The final part of this series gives details of the 7 years spent by the Knights roaming the seas until they were given the Maltese islands as their home.
Fifty vessels, crowded with a mixed multitude of citizens and soldiers left Rhodes on stormy waters. Having been the noblest and wealthiest population in Rhodes, they became a crowd of beggars, dependent on the charity of their sovereign on a daily basis. L’Isle Adam commanded the fleet in person and they eventually reached the shores of Candia and the harbour of Messina, welcomed by seven hundred knights (those who had been absent from Rhodes) and nobles of Sicily and the ambassadors of foreign courts. Then the grand master set out for Rome where he was received with extraordinary honours.
On January 25th 1524, L’Isle Adam set out for Viterbo “ the most delicious city of the Pope’s dominions” as Fontanus calls it and pursued his journey to the different courts of Europe looking for some permanent and independent residence.
Soleiman the Magnificent, free from the attacks of the knights of Rhodes then decided to turn his attention to the northern frontier of his empire and ravaged the Kingdom of Hungary in only two hours on August 28th 1526. A huge part of the Hungarian nobility , eight bishops and 20,000 common soldiers perished in this terrible invasion.
In February 1527 at Viterbo the decision was made to offer l’Isle Adam the islands of Malta and Gozo and Tripoli. The island of Malta was nothing but a rock of soft sandstone, unfit for growing corn, disagreeable almost insupportable, particularly in summer.
On September 27th 1529, the Turkish army appeared under the walls of Vienna. Soleiman’s purpose was to conquer the whole of Christendom. His army assaulted the walls of the city on three different days but each time they were repulsed with loss. On October 14th, Soleiman gave orders for a retreat.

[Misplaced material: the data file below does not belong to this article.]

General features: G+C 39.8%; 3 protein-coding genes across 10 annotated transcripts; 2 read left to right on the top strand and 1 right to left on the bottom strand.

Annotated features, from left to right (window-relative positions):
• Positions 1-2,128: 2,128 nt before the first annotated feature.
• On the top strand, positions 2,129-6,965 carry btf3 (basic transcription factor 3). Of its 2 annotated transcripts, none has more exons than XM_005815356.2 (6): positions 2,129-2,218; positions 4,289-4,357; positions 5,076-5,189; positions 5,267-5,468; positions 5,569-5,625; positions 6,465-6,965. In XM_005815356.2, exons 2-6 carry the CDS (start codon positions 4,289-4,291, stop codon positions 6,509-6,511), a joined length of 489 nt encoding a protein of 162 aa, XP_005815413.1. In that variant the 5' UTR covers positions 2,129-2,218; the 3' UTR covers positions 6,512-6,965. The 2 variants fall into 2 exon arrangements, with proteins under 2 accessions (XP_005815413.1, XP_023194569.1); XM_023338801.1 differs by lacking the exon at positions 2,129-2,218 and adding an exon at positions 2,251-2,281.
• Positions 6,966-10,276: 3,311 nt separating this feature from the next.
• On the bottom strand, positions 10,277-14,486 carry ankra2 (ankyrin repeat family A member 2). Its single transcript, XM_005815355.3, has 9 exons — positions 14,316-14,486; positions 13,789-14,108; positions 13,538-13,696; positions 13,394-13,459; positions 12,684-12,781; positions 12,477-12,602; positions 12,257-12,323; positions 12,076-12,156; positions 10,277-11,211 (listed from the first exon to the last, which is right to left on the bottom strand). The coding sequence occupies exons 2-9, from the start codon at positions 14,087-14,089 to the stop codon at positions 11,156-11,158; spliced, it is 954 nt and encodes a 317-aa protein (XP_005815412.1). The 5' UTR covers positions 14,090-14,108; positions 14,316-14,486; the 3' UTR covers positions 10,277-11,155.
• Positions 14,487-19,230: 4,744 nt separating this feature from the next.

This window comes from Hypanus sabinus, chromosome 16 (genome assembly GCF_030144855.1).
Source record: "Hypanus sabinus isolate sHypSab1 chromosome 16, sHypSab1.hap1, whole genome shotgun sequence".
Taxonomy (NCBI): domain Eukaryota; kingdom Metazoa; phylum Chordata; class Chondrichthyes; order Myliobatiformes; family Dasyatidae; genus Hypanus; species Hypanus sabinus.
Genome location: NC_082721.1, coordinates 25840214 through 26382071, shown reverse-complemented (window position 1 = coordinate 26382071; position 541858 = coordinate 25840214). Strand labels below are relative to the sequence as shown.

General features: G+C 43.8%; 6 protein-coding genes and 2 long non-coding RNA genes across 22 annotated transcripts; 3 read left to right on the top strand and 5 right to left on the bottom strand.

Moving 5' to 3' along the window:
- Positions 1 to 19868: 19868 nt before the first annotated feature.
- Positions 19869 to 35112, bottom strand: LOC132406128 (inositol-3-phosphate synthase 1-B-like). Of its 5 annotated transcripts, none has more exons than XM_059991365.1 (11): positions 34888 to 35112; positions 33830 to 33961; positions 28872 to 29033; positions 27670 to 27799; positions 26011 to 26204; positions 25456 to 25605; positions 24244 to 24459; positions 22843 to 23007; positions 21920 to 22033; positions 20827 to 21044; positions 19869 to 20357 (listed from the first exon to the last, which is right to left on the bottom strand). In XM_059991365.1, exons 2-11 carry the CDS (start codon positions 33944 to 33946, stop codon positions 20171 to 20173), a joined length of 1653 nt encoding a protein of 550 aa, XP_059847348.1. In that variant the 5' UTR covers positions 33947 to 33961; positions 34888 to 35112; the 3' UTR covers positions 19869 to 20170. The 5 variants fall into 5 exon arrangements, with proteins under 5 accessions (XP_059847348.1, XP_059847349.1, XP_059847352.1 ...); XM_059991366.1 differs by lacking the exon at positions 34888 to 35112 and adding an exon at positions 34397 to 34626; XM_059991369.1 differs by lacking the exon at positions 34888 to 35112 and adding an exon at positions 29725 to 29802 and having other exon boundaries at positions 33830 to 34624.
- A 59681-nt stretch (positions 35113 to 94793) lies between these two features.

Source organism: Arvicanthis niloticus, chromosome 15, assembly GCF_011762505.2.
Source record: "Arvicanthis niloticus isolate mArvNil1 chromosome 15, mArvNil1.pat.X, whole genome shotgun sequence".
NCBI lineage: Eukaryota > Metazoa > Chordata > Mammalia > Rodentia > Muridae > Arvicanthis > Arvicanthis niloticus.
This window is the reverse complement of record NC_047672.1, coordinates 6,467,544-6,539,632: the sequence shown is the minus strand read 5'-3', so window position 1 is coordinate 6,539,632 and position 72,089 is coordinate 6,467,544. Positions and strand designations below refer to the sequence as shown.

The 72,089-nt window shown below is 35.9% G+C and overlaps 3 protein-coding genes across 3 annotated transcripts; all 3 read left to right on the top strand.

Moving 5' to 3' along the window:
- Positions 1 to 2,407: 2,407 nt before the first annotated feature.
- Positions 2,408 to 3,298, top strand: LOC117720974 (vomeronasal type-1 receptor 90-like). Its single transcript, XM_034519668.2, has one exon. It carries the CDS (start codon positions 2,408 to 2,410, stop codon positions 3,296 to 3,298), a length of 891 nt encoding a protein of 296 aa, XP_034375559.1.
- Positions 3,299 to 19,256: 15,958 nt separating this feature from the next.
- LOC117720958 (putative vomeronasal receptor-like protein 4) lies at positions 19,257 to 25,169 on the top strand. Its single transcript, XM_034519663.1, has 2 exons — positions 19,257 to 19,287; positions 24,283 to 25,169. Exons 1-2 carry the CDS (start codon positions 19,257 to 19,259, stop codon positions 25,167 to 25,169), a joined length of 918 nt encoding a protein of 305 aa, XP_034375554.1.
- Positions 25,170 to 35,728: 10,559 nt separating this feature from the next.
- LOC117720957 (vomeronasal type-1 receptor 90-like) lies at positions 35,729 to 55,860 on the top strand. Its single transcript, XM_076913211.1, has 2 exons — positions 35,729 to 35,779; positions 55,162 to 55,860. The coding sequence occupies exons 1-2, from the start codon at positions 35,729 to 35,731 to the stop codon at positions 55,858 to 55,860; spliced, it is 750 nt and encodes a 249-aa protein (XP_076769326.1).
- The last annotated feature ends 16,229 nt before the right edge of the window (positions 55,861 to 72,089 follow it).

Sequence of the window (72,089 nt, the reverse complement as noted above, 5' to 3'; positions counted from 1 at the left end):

On October 26th 1530, the knights were established in an independent sovereignty and became thenceforth known through Europe as the Knights of Malta. The last days of l’Isle Adam were clouded with fresh sorrows as he lived to see the breaking out of the great religious revolution which was to change the face of Europe. He died on August 21st 1534 .During the twenty years that succeeded the death of l’Isle Adam, the knights of Malta engaged with the corsairs of Algiers and Tunis and thanks to naval skills managed to keep Christendom in Algiers. At the first rumor of an attack on Malta, the knights hastened to assemble for its defense. In the morning of July 16th 1551, the whole Ottoman fleet sailed before the principal fort of the island, Fort San Angelo after capturing the entire population of 6,000 Gozitans into slavery on their way to Malta, but they did not attack for St.Angelo. In August 1557, after the death of la Sangle, John Parisot de la Valette was placed at the head of the Order. He immediately put his islands in a state of defense, convinced that another attack was meditated.
Seven hundred knights and eight thousand and five hundred paid soldiers formed his army of defense in the same order as in Rhodes. Each language had its own place assigned to it. France, Provence, Auvergne, Italy, Castille, Aragon , England and Germany. John Parisot de la Valette reviewed all the troops bearing that same air of tranquil serene intrepidity which distinguished l’Isle Adam.
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